Rome’s refilled Trevi Fountain basks in restored glory
It’s a balmy afternoon and you’ve decided to take a leisurely stroll in
the park. You soon come across a favorite feature: a large fountain with
a statue at its center, gracefully spouting water in all directions to
the shallow pool underneath. Feeling lucky, and perhaps a bit wistful,
you fish a coin from your pocket, make a wish and toss it into the
fountain. Then you notice all the other coins littering the bottom of
the fountain. What happens, you wonder, to all that money?
Water coursed back into Rome’s Trevi Fountain for the first time in over
a year on Tuesday as the city showed off the latest privately-funded
restoration of its prized landmarks.
Let’s head to Las Vegas, a city that operates on a palpable current of
luck. Pair this with a high per-capita rate of fountains, and
coin-filled pools are inevitable. Some of the coins in Vegas are grabbed
by people willing to wade into the water. Others are sucked into
filtration systems and end up in the trash. Most, however, are collected
and donated to charities. The Bellagio, for instance, donates about
$12,000 a year in fountain coins to charity. And that’s just one hotel
along the Vegas strip — add all the other hotels, and the haul from
fountain coins is likely to reach six digits a year [source: Padgett].
The stone rendering of Tritons guiding the shell chariot of water god
Oceanus glowed with new high-tech lighting after the most drastic
clean-up in its more than 250-year history.
But not all fountain owners donate their coins — some use the money to
defray the expense of maintenance. Take the Park Fountain in New York
City’s Bryant Park: Every three months, park workers gather the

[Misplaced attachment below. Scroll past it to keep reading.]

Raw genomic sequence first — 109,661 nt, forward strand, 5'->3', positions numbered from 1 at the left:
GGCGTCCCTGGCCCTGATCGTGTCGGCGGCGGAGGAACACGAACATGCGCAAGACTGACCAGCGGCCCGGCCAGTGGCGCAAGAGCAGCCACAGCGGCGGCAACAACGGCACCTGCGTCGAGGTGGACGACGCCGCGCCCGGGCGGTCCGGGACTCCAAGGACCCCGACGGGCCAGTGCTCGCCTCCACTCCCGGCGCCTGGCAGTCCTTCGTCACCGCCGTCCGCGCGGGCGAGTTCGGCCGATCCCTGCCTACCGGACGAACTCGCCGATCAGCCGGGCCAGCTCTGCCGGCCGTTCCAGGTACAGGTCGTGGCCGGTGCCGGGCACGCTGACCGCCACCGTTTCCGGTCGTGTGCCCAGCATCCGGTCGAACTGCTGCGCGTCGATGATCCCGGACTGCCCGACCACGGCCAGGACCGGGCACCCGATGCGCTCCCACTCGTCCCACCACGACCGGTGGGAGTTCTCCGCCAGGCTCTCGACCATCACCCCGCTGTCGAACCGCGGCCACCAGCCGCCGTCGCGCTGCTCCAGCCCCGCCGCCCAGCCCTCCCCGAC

fountain’s coins and turn the findings over to the Bryant Park Corp., a
nonprofit that runs the green space. Although the tally is sometimes
more than $3,000, it barely covers the cost of cleaning the fountain
Marking the end of an aqueduct said to have carried “Virgin Water” to
ancient Rome, the fountain now boasts fresh pumps and a pigeon deterrent
system following a 2.2 million-euro ($2.4 million) facelift.
The practice of tossing coins into fountains likely began in ancient
times, when people thought spirits lived inside them. If a person passed
by a fountain, well or other water source without tossing in a coin, he
or she would surely be followed by a bad luck. The tradition evolved
into a more personalized act, and people began making wishes as they
tossed coins into fountains and wells. Some coins are thrown into
fountains in the hope the coin-bearer will be able to return to the
fountain in the future. Whatever the reason, throwing a coin into a
fountain is a practice seen all over the world.
The work, sponsored by fashion house Fendi, began in 2014, some 25 years
after the last major restoration, amid concern over stone laurel leaves
tumbling from the facade.
“We heard two years ago just by chance that the fountain was losing
pieces and we immediately called the Rome government,” Fendi Chief
Executive Pietro Beccari said.
Transparent barriers around the basin and a footbridge that had allowed
visitors to observe restorers at work were removed, returning the scene
of screen siren Anita Ekberg’s late night dip in the 1960 film La Dolce
Vita to its former glory.
La Dolce Vita 中 Anita Ekberg在后半夜在喷泉中沐浴的美景。
Tourists in the piazza, named after the three roads (“tre vie”) that
once met there, waited to throw a coin into the newly-crystalline water
in homage to the tradition that doing so guarantees the thrower a return
trip to the Italian capital.
“It’s in the movies and it’s beautiful, especially now that it’s been
all cleaned,” said Hannah Cowley, 33, a nurse on her honeymoon from
“I’ve been watching it on (a live online camera) and hoping and hoping
and hoping that it would be ready while we are here.”
Known for its luxurious furs and Baguette handbags, Fendi is one of many
private firms that have poured money into monuments across the country
as a three-year recession hit state coffers.
The company has also paid to restore Rome’s “Four Fountains” and the
Fascist-era “Square Colosseum”.
Culture Minister Dario Franceschini has called for more public and
private investment in Italy’s heritage, and iltroduced tax cuts of up to
65 percent for these donations.
Elsewhere in the Eternal City, luxury shoemaker Tod’s is completing a
restoration of the Colosseum, jeweler Bulgari is overhauling the Spanish
Steps and Russian tycoon Alisher Usmanov has pledged to restore an
ancient basilica in Rome’s forum.
a return trip